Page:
q&more
My watch list
my.chemie.de  
Login  

Author

Prof. Dr. Jürgen Tautz

Julius-Maximilians-Universität Würzburg

studied biology, geography and physics at the University of Konstanz before receiving his doctorate from the University on an ecology-related subject. Work in insect, fish and frog bio-acoustics was followed by his foundation of the BEEgroup at the University of Würzburg in 1994, a group that focuses on basic research in honeybee biology. Alongside his scientific work (author of around 140 publications to date, including 30 cover articles in journals such as Science and Nature), Jürgen Tautz also pursues a successful career in public relations work, where he strives to interest the general public in life sciences research. In 2005, 2007 and 2008, his work in this field was recognised by EMBO, honouring him as one of Europe’s leading science communicators. A further accolade Tautz received in 2012 was the Communicator Award from the DFG and the Donors’ Association for the Promotion of Sciences and Humanities in Germany.

Facts, background information, dossiers

Other articles by this author

All articles

High-tech in the beehive

Healthy honeybee colonies are crucial to maintaining the natural diversity of flowering plants and the global production of plant-derived foodstuffs. As much as 35 % of this production (…)

More about Uni Würzburg

  • News

    Doped Photovoltaics

    Organic solar cells are made of cheap and abundant materials, but their efficiency and stability still lag behind those of silicon-based solar cells. A Chinese-German team of scientists has found a way to enhance the electric conductivity of organic solar cells, which increases their perfor ... more

    Cell Division at High Speed

    In malignant tumours, the cells usually proliferate quickly and uncontrollably. A research team from the Biocenter of Julius-Maximilians-Universität (JMU) Würzburg in Bavaria, Germany, has discovered that two important regulators of cell division can interact in this process. If this is the ... more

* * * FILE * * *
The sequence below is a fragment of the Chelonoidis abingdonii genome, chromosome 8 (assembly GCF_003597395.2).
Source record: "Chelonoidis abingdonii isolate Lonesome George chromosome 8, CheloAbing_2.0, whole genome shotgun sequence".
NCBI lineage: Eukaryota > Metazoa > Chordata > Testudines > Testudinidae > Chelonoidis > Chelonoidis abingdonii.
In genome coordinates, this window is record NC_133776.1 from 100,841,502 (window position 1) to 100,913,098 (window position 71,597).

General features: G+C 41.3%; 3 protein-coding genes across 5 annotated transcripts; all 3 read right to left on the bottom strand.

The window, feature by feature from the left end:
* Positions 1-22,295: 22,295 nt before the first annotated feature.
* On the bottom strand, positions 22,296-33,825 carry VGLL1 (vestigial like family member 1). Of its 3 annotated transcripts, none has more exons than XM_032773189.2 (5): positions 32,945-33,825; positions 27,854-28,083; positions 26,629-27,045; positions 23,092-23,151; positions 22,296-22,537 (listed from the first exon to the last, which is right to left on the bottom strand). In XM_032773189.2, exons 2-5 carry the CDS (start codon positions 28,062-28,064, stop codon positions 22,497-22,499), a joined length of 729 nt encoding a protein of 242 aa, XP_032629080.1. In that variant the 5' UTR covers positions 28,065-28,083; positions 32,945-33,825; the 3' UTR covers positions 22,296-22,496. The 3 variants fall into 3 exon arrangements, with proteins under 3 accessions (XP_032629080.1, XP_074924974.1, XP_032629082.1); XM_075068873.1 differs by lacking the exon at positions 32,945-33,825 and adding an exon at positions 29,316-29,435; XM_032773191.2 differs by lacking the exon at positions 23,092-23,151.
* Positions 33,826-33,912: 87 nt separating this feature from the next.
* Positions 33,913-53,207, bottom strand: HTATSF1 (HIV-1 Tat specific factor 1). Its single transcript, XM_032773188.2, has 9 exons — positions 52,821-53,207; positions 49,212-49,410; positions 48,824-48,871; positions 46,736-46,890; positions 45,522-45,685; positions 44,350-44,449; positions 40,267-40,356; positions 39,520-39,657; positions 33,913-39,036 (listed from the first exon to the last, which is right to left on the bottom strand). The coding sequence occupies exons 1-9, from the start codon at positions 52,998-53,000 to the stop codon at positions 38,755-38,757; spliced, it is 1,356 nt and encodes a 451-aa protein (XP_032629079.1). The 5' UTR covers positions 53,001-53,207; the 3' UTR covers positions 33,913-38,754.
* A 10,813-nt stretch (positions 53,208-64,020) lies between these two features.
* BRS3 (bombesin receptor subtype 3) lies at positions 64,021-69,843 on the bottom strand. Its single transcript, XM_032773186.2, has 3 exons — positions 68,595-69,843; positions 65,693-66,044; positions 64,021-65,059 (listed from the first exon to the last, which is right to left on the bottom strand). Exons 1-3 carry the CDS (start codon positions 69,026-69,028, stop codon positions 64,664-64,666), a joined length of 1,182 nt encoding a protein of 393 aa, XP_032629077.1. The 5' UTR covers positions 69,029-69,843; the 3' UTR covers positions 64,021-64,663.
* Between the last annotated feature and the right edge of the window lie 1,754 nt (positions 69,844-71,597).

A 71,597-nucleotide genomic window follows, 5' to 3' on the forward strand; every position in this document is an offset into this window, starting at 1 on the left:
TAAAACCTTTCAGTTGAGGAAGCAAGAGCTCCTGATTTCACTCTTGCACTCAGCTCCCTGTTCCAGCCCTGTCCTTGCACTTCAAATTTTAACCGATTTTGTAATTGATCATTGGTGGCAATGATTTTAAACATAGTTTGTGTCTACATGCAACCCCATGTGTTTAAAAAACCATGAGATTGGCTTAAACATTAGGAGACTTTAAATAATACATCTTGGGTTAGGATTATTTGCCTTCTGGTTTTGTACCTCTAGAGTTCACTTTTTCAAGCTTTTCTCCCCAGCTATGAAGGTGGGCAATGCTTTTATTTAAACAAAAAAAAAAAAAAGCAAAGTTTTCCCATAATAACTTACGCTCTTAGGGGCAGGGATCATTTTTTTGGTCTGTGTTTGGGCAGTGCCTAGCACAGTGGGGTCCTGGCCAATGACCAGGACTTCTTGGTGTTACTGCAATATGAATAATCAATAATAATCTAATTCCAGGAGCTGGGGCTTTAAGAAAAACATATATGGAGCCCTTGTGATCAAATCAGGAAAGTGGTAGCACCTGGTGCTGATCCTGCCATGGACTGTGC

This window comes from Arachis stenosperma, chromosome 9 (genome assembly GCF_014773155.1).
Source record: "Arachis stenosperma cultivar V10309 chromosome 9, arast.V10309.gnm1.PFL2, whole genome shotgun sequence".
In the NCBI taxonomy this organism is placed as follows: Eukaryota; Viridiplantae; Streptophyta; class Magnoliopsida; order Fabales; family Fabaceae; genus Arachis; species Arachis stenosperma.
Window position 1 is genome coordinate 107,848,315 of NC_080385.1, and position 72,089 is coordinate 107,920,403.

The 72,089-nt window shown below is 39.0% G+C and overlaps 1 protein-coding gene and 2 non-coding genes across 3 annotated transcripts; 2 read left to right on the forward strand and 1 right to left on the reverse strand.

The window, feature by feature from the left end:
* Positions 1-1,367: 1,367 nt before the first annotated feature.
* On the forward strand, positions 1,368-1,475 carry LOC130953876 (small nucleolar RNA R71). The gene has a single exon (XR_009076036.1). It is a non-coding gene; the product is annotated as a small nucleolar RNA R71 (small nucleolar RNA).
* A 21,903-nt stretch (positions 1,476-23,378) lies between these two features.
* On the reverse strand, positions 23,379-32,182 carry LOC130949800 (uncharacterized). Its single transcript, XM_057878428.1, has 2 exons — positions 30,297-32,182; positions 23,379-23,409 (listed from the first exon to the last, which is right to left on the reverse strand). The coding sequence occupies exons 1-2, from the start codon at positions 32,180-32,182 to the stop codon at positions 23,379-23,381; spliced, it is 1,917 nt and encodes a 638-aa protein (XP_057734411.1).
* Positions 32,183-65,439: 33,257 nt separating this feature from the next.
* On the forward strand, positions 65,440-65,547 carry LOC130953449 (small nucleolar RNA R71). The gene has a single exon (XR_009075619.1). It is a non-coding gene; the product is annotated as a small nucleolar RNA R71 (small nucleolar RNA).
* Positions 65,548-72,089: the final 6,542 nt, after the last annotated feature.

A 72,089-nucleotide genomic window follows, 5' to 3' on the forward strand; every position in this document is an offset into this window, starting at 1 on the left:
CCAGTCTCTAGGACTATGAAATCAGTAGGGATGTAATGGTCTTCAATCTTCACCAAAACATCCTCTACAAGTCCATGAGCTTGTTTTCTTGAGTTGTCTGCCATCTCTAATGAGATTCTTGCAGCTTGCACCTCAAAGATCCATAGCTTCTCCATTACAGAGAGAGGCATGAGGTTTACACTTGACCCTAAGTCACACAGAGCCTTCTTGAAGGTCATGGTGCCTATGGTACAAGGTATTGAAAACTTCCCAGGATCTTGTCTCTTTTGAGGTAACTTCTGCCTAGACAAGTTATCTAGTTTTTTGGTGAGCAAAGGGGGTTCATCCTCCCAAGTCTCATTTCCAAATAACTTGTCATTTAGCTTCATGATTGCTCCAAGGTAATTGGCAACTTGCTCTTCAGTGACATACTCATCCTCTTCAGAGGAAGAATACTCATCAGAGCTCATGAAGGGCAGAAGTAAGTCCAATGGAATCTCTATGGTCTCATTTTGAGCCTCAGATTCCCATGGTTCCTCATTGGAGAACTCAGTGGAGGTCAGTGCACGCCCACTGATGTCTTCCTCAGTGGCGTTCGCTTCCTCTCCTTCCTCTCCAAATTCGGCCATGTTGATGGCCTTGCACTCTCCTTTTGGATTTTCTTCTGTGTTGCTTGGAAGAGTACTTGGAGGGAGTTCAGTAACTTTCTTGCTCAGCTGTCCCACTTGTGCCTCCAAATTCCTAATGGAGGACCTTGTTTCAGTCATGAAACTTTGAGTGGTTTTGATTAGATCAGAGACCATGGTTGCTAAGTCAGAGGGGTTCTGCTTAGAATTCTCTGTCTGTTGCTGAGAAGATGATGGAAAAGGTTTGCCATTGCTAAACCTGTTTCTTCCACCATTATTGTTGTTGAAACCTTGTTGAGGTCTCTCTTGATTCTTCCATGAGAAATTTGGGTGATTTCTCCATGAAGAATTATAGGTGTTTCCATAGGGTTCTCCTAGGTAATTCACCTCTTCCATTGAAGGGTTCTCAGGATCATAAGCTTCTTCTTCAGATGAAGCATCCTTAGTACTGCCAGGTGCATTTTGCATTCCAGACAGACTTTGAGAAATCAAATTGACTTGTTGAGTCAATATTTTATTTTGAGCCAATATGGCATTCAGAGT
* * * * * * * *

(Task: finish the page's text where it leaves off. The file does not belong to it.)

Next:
Inert Nitrogen Forced to React with Itself

    Direct coupling of two molecules of nitrogen: chemists from Würzburg and Frankfurt have achieved what was thought to be impossible. This new reaction is reported in Science magazine and opens new possibilities for one of the most inert molecules on earth. Constituting over 78 % of the air ... more

  • q&more articles

    High-tech in the beehive

    Healthy honeybee colonies are crucial to maintaining the natural diversity of flowering plants and the global production of plant-derived foodstuffs. As much as 35 % of this production depends on insect-based pollination, in which the honeybee (Apis mellifera) plays a leading role. For fund ... more

  • Videos

    High-tech in the beehive

    more

q&more – the networking platform for quality excellence in lab and process

The q&more concept is to increase the visibility of recent research and innovative solutions, and support the exchange of knowledge. In the broad spectrum of subjects covered, the focus is on achieving maximum quality in highly innovative sectors. As a modern knowledge platform, q&more offers market participants one-of-a-kind networking opportunities. Cutting-edge research is presented by authors of international repute. Attractively presented in a high-quality context, and published in German and English, the original articles introduce new concepts and highlight unconventional solution strategies.

> more about q&more

q&more is supported by:

 

Your browser is not current. Microsoft Internet Explorer 6.0 does not support some functions on Chemie.DE